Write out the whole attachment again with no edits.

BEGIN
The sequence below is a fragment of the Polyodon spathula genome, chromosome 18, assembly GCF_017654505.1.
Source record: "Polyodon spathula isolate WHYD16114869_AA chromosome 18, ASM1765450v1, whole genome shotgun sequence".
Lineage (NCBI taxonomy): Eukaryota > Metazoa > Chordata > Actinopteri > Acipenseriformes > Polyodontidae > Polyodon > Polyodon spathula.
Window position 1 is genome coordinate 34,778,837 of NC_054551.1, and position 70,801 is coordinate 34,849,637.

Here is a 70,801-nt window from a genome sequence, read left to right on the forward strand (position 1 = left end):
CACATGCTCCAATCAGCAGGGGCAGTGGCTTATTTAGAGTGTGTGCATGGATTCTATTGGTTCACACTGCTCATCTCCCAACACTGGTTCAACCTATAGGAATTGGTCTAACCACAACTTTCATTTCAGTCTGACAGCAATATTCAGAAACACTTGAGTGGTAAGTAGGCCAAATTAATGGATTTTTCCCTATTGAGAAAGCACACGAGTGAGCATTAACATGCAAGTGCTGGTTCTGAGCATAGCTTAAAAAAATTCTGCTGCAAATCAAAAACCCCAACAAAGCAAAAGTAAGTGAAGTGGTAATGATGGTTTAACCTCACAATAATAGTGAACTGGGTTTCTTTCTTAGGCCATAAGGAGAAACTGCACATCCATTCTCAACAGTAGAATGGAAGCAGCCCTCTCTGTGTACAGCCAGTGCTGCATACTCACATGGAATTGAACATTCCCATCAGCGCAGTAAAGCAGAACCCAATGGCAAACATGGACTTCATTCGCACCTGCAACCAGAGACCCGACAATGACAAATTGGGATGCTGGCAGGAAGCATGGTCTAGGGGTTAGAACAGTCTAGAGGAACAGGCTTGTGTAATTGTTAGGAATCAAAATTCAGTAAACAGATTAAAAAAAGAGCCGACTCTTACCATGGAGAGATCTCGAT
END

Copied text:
The sequence below is a fragment of the Polyodon spathula genome, chromosome 18, assembly GCF_017654505.1.
Source record: "Polyodon spathula isolate WHYD16114869_AA chromosome 18, ASM1765450v1, whole genome shotgun sequence".
Lineage (NCBI taxonomy): Eukaryota > Metazoa > Chordata > Actinopteri > Acipenseriformes > Polyodontidae > Polyodon > Polyodon spathula.
Window position 1 is genome coordinate 34,778,837 of NC_054551.1, and position 70,801 is coordinate 34,849,637.

Here is a 70,801-nt window from a genome sequence, read left to right on the forward strand (position 1 = left end):
CACATGCTCCAATCAGCAGGGGCAGTGGCTTATTTAGAGTGTGTGCATGGATTCTATTGGTTCACACTGCTCATCTCCCAACACTGGTTCAACCTATAGGAATTGGTCTAACCACAACTTTCATTTCAGTCTGACAGCAATATTCAGAAACACTTGAGTGGTAAGTAGGCCAAATTAATGGATTTTTCCCTATTGAGAAAGCACACGAGTGAGCATTAACATGCAAGTGCTGGTTCTGAGCATAGCTTAAAAAAATTCTGCTGCAAATCAAAAACCCCAACAAAGCAAAAGTAAGTGAAGTGGTAATGATGGTTTAACCTCACAATAATAGTGAACTGGGTTTCTTTCTTAGGCCATAAGGAGAAACTGCACATCCATTCTCAACAGTAGAATGGAAGCAGCCCTCTCTGTGTACAGCCAGTGCTGCATACTCACATGGAATTGAACATTCCCATCAGCGCAGTAAAGCAGAACCCAATGGCAAACATGGACTTCATTCGCACCTGCAACCAGAGACCCGACAATGACAAATTGGGATGCTGGCAGGAAGCATGGTCTAGGGGTTAGAACAGTCTAGAGGAACAGGCTTGTGTAATTGTTAGGAATCAAAATTCAGTAAACAGATTAAAAAAAGAGCCGACTCTTACCATGGAGAGATCTCGAT